By Henry Workman
In the Atacama Desert near Caldera, Chile, fossils of 75 prehistoric whales were discovered amid a highway construction project. Estimated at more than 2 million years old but remarkably intact, the remains were found in an unusual cluster no less than 800 meters (or ½ mile) from the ocean. Theories are accumulating on how the animals, including an extinct species of dolphin with walrus-like tusks, ended up there. Researchers suspect the presence of hundreds more, reports the Daily Mail, to be uncovered and further analyzed in hopes of gaining rare insight on an ancient aquatic environment.
Most of the species found so far have been identified as baleen whales, an order that includes modern humpbacks. It’s currently unclear how far apart the deaths took place, so scientists can’t be sure whether the site is the result of an isolated incident or a recurring phenomenon. One hypothesis with a fair amount of support holds that the disoriented whales beached themselves, while others posit that the area was once a lagoon that dried up with the whales still in it. An earthquake or landslide could account for a route back to the open ocean being blocked off, leaving the whales stranded.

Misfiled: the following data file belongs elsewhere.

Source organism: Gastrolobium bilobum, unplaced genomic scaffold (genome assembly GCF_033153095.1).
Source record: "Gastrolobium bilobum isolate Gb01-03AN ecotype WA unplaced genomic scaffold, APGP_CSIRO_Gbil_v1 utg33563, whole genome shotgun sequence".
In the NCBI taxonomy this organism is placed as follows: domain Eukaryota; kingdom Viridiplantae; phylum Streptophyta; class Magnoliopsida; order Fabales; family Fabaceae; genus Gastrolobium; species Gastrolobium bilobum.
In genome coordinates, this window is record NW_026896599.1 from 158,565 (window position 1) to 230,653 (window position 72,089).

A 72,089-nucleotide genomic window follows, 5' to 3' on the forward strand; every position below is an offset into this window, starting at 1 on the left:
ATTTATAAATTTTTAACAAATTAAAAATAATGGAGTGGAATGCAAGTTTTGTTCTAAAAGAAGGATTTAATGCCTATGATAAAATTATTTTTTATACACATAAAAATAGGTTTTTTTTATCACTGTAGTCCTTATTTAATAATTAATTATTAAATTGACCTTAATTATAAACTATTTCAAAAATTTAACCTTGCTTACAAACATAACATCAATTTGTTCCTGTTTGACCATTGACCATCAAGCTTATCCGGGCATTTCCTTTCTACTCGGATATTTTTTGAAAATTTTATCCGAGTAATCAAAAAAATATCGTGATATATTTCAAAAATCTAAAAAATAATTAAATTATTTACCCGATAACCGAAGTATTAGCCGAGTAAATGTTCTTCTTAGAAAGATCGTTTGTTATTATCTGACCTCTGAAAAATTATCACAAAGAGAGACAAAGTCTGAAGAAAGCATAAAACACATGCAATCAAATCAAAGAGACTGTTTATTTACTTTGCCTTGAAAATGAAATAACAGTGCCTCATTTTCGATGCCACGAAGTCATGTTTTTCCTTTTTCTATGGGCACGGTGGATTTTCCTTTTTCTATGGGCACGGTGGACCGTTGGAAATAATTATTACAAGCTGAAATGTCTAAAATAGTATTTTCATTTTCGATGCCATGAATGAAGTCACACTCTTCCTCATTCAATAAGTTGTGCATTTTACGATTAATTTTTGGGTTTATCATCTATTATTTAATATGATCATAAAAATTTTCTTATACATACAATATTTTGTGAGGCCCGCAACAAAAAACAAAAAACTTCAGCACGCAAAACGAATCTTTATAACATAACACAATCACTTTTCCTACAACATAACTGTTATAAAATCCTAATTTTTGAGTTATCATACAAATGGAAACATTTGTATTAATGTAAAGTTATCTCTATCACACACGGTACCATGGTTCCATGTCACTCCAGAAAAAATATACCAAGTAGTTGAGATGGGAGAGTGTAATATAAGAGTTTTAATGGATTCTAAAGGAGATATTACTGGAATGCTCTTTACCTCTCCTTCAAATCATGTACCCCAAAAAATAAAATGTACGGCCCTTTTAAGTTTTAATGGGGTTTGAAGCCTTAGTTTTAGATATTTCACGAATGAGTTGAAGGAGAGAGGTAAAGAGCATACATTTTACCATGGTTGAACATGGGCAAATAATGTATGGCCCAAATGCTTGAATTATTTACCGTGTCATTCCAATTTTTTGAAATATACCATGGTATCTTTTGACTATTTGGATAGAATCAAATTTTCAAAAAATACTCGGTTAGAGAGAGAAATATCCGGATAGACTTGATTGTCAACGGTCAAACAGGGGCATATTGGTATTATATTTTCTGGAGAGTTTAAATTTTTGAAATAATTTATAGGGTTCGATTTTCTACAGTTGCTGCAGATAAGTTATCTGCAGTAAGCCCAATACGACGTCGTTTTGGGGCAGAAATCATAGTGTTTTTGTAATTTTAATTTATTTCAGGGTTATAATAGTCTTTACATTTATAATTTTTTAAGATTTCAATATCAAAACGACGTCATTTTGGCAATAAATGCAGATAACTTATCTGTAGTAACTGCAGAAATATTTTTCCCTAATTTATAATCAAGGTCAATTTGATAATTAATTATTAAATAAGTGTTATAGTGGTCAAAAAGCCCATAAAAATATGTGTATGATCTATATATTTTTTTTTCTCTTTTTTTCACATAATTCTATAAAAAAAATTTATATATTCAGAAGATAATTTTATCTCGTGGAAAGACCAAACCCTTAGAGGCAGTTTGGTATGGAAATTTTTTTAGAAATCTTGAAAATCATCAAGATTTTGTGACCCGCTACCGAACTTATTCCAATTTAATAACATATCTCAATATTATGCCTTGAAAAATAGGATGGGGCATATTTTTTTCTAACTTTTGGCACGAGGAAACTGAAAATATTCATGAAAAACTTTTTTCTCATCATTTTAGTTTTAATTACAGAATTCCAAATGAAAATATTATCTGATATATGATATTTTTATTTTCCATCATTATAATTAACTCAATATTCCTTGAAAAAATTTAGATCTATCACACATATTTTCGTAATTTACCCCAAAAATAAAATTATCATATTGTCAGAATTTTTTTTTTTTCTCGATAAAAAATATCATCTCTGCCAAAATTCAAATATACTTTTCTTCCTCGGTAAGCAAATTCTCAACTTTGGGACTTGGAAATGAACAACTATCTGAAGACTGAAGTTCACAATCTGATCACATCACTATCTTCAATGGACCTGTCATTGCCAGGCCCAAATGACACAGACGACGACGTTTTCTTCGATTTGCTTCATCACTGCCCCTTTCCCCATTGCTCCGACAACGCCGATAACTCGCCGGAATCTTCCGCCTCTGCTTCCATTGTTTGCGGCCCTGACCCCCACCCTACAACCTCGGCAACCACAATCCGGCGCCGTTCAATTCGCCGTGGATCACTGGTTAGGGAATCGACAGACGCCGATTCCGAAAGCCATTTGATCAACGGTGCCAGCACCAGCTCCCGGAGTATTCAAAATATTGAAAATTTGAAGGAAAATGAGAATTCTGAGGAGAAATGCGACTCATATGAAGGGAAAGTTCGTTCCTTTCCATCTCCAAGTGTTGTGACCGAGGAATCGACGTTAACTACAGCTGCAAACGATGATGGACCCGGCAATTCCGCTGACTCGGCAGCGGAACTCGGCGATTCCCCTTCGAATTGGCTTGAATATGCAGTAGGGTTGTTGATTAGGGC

No explanation so far, though, is backed up by solid evidence. If the area had been a lagoon, researchers would expect to find proof of drying such as crystallized salt, and if a storm wave was responsible for sweeping them inland, there would likely be signs of a disturbed ocean floor. Whatever the cause, the fossils were left within yards of one another within a strip about the size of two football fields.
Many of the specimens exceed 8 meters (25 feet) in length; at least 20 of them make up a complete skeleton. There have been sites in the past also containing whale fossils on now-dry land, though this one stands alone for being by far the most extensive, and for the superb condition in which the remains were preserved. The Atacama Desert has been established as an abundant source of marine fossils. Travelers using the nearby highway were able to see evidence of the site even before excavation in June 2010.
Analysis is currently underway via the Smithsonian Institution and cooperating Chilean scientists, with funding from the National Geographic Society. Fossils are being transported to the Museum of Paleontology in Caldera, while researchers from the Smithsonian are using new technology to create three-dimensional renderings of them. Studies at the site are coming to an end so that fossils can be removed from the path of the highway widening project, but research will continue for years into the future. Museum director Mario Suarez believes the discoveries yet to come could keep him working at the site for the rest of his career.
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Copyright © 2011 by Marine Science Today, a publication of OceanLines LLC